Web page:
Slaying, pillaging, burning, ravishing, and thus gratifying a laudable taste for adventure

Tom Shippey

  • Northern Antiquity: The Post-Medieval Reception of Edda and Saga edited by Andrew Wawn
    Hisarlik, 342 pp, £35.00, October 1994, ISBN 1 874312 18 4
  • Heritage and Prophecy: Grundtvig and the English-Speaking World edited by A.M. Allchin
    Canterbury, 330 pp, £25.00, January 1994, ISBN 1 85311 085 X

The ‘Viking’ is one of the strongest images in contemporary popular culture. As Régis Boyer remarks in his essay in Northern Antiquity on the French reception of Old Norse literature, Vikings look out, under their now traditional horned helmets, from every herring tin in the supermarket, while a great part of the population of Normandy marks itself off from the Parisian riff-raff by putting little longship stickers on their cars. The longships are called drakkars – for reasons no one seems to know, any more than they know where the wildly impractical horned helmet idea comes from – a word which has only some resemblance to genuine Old Norse dreki, ‘dragon’ or ‘dragon-ship’. Meanwhile, the aftershave Drakkar Noir trades on an aura of ... masculinity? menace? rape-and-pillage? and vague suggestions of a similar kind are exploited by manufacturers of everything from ‘the golden loaf of the Vikings’ to ‘le petit Viking’ baby clothes. Boyer notes the existence of ‘Le Club Scandinave Viking’ for body-builders, but not the (alas) late Jon-Pál Sigmarsson, the virtually albino Icelandic winner of the ‘World’s Strongest Man’ competition, who used to beat his chest, turn engagingly puce, and roar ‘I am a Viking’ before destroying Geoff Capes, Grizzly Brown and all comers at the who-can-turn-over-most-cars-in-sixty-seconds contest. It may be only at the level of Raquel Welch, the leather bikini and One Million Years BC, but Old Norse literature and mythology has made its mark on European and American culture to an extent far greater than any other medieval corpus. Its stories are probably more familiar now than classical myths and images, and catching up with Biblical ones.

All this was achieved from a standing start. The essays in Northern Antiquity regrettably don’t quite add up to an ‘histoire événementielle’, an account that will tell you in exactly what order poems and sagas were unleashed on the educated reading public, but a good deal can be made out from individual contributions, and more by looking up a few familiar words in the OED. For centuries, English people had not the faintest idea of this side of their own historic past, all lost in a jumble of King Arthur and Bede and Geoffrey of Monmouth. The author of Sir Gawain and the Green Knight, strongly Scandinavian though his vocabulary is, had only the ‘Brutus legend’ to guide him to his own history; four centuries later, Dr Johnson was little better informed. Some antiquarians may have noted that the names of the days of the week bore witness to a pagan history (though an Anglo-Saxon, not a Scandinavian one). But neither Vikings nor sagas existed in learned or popular consciousness, and while the Icelanders on their remote island remained firmly in touch with the language and literature of their ancestors, there were by 1800 only some 47,000 of them in an island almost as big as Britain, with a clear chance of their entire nation dying out unnoticed. The Codex Regius of Eddic poetry, greatest memorial of Northern literature, lay unknown to the rest of the world in an Icelandic farmhouse for some four hundred years till Bishop Brynjólfur Sveinsson acquired it in 1643. Then the news began, slowly, to leak out.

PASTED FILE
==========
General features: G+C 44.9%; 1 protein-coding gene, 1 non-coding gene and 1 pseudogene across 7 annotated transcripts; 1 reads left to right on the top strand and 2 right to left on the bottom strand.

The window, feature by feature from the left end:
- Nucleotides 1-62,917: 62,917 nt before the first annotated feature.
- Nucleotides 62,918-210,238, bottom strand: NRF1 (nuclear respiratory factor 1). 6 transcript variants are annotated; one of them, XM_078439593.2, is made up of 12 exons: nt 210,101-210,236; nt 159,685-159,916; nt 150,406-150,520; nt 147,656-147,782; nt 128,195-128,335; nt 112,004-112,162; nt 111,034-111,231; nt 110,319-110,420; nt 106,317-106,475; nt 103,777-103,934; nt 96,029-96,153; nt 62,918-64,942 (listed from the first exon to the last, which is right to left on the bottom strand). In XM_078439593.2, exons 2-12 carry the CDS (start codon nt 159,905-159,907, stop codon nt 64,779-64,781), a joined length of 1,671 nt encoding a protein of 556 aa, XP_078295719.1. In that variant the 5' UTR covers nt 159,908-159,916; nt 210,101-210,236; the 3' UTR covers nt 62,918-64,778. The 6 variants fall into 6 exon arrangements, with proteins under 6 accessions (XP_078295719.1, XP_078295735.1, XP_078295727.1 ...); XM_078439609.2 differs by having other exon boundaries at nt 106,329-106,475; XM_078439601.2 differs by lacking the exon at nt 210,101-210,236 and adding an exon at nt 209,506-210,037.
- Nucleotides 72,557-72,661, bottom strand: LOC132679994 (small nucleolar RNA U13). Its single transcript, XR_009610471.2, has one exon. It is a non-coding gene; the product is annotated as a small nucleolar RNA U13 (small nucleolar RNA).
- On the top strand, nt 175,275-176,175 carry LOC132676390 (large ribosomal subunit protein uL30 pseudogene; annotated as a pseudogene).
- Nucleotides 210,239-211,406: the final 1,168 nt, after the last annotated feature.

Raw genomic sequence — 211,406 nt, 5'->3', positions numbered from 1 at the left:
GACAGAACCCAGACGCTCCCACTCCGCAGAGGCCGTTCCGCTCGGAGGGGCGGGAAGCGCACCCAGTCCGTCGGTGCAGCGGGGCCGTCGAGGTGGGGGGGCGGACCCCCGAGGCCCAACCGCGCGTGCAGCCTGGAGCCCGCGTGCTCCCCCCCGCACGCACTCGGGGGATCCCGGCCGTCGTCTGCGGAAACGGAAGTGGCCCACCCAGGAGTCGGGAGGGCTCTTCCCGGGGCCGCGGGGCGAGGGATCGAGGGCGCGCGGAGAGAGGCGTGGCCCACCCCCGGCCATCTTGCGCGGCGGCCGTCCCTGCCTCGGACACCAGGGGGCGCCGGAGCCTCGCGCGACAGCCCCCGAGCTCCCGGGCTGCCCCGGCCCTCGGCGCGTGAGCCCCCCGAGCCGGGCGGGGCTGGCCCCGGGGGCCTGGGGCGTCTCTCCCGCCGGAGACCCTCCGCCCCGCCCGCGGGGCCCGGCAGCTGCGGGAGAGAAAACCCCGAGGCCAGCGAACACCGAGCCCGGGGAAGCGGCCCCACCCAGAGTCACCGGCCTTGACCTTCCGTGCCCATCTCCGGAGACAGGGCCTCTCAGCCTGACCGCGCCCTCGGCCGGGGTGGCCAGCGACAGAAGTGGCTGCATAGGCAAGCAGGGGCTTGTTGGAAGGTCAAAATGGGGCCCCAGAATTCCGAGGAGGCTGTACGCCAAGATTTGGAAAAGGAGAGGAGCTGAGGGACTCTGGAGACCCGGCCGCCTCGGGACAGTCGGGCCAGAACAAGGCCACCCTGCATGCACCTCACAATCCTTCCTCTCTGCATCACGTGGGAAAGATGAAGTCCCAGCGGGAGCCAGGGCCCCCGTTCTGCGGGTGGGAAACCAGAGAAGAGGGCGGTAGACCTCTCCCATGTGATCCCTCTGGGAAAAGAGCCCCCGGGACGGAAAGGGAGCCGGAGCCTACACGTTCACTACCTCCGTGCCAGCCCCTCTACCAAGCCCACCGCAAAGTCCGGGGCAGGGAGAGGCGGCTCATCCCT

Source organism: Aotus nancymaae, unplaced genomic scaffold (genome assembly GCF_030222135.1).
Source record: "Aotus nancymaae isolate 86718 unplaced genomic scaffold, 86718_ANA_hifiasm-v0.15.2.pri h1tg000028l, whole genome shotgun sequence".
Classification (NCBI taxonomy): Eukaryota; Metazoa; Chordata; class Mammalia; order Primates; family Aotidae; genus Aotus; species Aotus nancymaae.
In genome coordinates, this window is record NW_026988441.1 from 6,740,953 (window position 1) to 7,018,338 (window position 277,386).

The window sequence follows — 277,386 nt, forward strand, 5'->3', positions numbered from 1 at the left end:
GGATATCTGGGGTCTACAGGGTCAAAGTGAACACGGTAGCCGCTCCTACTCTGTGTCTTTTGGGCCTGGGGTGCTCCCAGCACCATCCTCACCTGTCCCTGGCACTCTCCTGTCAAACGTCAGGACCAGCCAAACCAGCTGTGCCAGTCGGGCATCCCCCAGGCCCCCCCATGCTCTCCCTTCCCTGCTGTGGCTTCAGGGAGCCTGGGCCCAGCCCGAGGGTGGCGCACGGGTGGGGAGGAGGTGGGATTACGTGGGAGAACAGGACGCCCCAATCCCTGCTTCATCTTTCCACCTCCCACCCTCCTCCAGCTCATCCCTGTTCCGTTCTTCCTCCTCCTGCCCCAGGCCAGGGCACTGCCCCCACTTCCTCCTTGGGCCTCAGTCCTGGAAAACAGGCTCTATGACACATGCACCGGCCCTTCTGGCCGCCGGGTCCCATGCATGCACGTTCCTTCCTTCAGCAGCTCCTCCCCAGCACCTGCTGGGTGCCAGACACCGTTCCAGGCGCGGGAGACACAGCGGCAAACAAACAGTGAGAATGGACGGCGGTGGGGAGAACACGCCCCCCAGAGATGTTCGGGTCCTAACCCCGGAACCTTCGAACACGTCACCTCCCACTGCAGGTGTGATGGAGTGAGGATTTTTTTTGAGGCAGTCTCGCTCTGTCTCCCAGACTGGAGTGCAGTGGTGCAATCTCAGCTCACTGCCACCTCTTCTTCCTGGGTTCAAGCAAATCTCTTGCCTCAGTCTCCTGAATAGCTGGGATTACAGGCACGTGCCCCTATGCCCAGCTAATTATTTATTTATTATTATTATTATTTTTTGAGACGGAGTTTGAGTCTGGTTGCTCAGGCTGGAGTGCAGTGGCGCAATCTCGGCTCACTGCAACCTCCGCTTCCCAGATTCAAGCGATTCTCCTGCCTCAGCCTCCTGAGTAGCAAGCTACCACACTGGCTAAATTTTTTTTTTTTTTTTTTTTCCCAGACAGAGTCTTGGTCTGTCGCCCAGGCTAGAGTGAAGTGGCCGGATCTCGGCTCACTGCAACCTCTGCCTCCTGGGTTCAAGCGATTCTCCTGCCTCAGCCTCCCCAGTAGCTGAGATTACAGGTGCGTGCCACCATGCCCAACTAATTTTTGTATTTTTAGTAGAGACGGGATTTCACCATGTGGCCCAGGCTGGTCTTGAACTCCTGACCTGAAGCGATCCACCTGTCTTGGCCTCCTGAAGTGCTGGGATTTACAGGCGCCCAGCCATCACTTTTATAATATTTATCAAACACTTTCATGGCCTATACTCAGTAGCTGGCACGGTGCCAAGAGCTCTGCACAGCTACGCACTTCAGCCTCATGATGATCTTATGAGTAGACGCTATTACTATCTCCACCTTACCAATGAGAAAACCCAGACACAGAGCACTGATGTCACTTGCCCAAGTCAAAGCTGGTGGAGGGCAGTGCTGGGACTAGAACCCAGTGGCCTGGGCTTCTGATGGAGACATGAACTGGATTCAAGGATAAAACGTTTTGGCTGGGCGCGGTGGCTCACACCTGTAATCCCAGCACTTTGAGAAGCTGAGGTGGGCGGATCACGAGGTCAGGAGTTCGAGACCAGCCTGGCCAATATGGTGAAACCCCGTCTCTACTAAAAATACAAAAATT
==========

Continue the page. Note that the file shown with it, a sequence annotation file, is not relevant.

The OED records ‘Viking’ as a word first used in 1807, and it had been well established by Longfellow, Bulwer-Lytton and others by mid-century. ‘Saga’ appeared a century earlier in Hickes’s pioneering Thesaurus of the Northern languages, but again did not pick up popularity till after Walter Scott. ‘Valkyries’ were introduced to English by Gray in 1768, closely followed by Percy’s translation of the Swiss professor Paul-Henri Mallet’s Monuments de la mythologie et de la poésie des Celtes et particulièrement des anciens Scandinaves. But ‘berserkers’ did not appear till 1822, though by 1879 Edmund Gosse could call someone ‘a dangerous old literary bersark to the last’. The unstable quality of that last affectionate reference is evident very early on in the ‘reception history’ of Edda and saga, perhaps especially in England though more ominously elsewhere. Andrew Wawn prefaces his collection with a 19th-century sketch of the great translator Sir George Webbe Dasent:

Of Herculean height and strength ... he resembled a Viking of old, and such I conceive he at times supposed himself to be ... He was two gentlemen at once ... In dull fact, he was an excellent citizen ... but in the dream, the fancy ... he was a Berserker, a Norse pirate, ploughing the seas in his dragon-beaked barque, making his trusty falchion ring on the casques of his enemies, slaying, pillaging, burning, ravishing, and thus gratifying a laudable taste for adventure.

Dasent, an ‘affectionate husband’, the commentator notes, would of course have shrunk with horror at the reality of ‘ravishing’ anybody, and probably, though less certainly, of killing anybody. But Njáls saga, or more properly the vague images built on the basis of sagas and skaldic poems (where actual rape-and-pillage is almost non-existent), gave him a basis for dangerous fantasy.

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